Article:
With so many UK staycationers choosing the pleasures of camp life over their usual holidays abroad, it’s more vital than ever that we make the most of our campsite set up. One of the joys of camp life is cooking outdoors and the most popular way to do so is on a BBQ.
But barbecuing on the open road isn’t quite the same as at home. So, the team at Motorhome Protect has put together these top BBQ tips for campervan owners to get you started.
Remember doing the right research and preparation is the key to a successful trip whether you’re finding the right insurance for your campervan or deciding what to throw on the coals.
Choosing the right BBQ
While BBQs are welcome at most campsites, they must usually be purpose-built and portable. To avoid damaging the area for future campers, you need to make sure that your BBQ stands well above the ground.
There’s a whole range of BBQ models out there but when it comes to campervanning, nothing beats a portable grill. Light, compact and easily transportable, they come in a bewildering array of shapes and sizes with various fuel sources – charcoal, gas or electric.
If you’re using electricity, you just need a nearby plug socket and you’re set. And since some sites discourage open flames, electric BBQs are perfect for following outdoor cooking rules.
Something to be aware of is while electric BBQs heat up quickly, they won’t reach the high temperatures of gas or charcoal. So, you won’t get quite the same smoky flavour.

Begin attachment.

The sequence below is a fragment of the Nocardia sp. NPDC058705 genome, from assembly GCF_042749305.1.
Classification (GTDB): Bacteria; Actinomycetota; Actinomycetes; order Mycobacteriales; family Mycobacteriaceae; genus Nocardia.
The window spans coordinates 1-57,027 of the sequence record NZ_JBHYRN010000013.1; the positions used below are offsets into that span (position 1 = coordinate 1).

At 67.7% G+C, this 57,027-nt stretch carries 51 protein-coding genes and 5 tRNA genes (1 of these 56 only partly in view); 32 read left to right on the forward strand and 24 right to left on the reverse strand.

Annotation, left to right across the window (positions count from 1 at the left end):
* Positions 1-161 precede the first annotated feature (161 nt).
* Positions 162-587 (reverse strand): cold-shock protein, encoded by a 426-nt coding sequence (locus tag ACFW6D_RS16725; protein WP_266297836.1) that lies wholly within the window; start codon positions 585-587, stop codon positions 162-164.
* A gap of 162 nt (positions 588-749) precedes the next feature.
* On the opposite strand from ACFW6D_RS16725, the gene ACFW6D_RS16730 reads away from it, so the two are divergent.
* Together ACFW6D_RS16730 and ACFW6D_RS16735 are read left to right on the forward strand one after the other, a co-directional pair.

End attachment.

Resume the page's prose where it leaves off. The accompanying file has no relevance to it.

While gas BBQs don’t present the unpredictable challenge of cooking with charcoal, with the proper preparation and knowledge there’s still a special place for charcoal in the heart of many BBQ aficionados.
If using a disposable BBQ, be aware they can release carbon monoxide even when cool, so never store a used disposable BBQ inside any enclosed area.
Also, ensure the BBQ you buy is an appropriate size. For example, a large gas BBQ might be difficult to store in a classic VW camper!
If you take an expensive piece of BBQ equipment with you on holiday, call Motorhome Protect to check whether it’s covered by your campervan insurance.
Food storage tips
Hopefully your campervan has a handy fridge or cooler, but it’s still important to keep your BBQ provisions cool and safe in all eventualities.
- Buy a thermometer to make sure your food has stayed cool.
- Prechill all foods and drinks.
- Freeze meat or seafood, they’ll help your fridge or cooler stay cold longer.
- Bags of frozen vegetables also help to keep things cold.
- Blocks of ice stay frozen for longer than ice cubes.
- Pack the food you will use first on top, and try to group the food by meal to avoid unnecessary opening and rearranging of the fridge or cooler.
- Keep any coolers well stocked with ice and in a shady spot.
While a juicy burger straight off the griddle is still a popular choice, in recent years many people have started choosing to forgo such traditional BBQ dishes.
Instead they’re favouring delicious meat-free vegan and vegetarian options, and healthier fish. Indeed, from tasty halloumi and vegetable kebabs to spicy mackerel, cook books are filled to bursting with recipes to tickle those taste buds both at home and in your camper.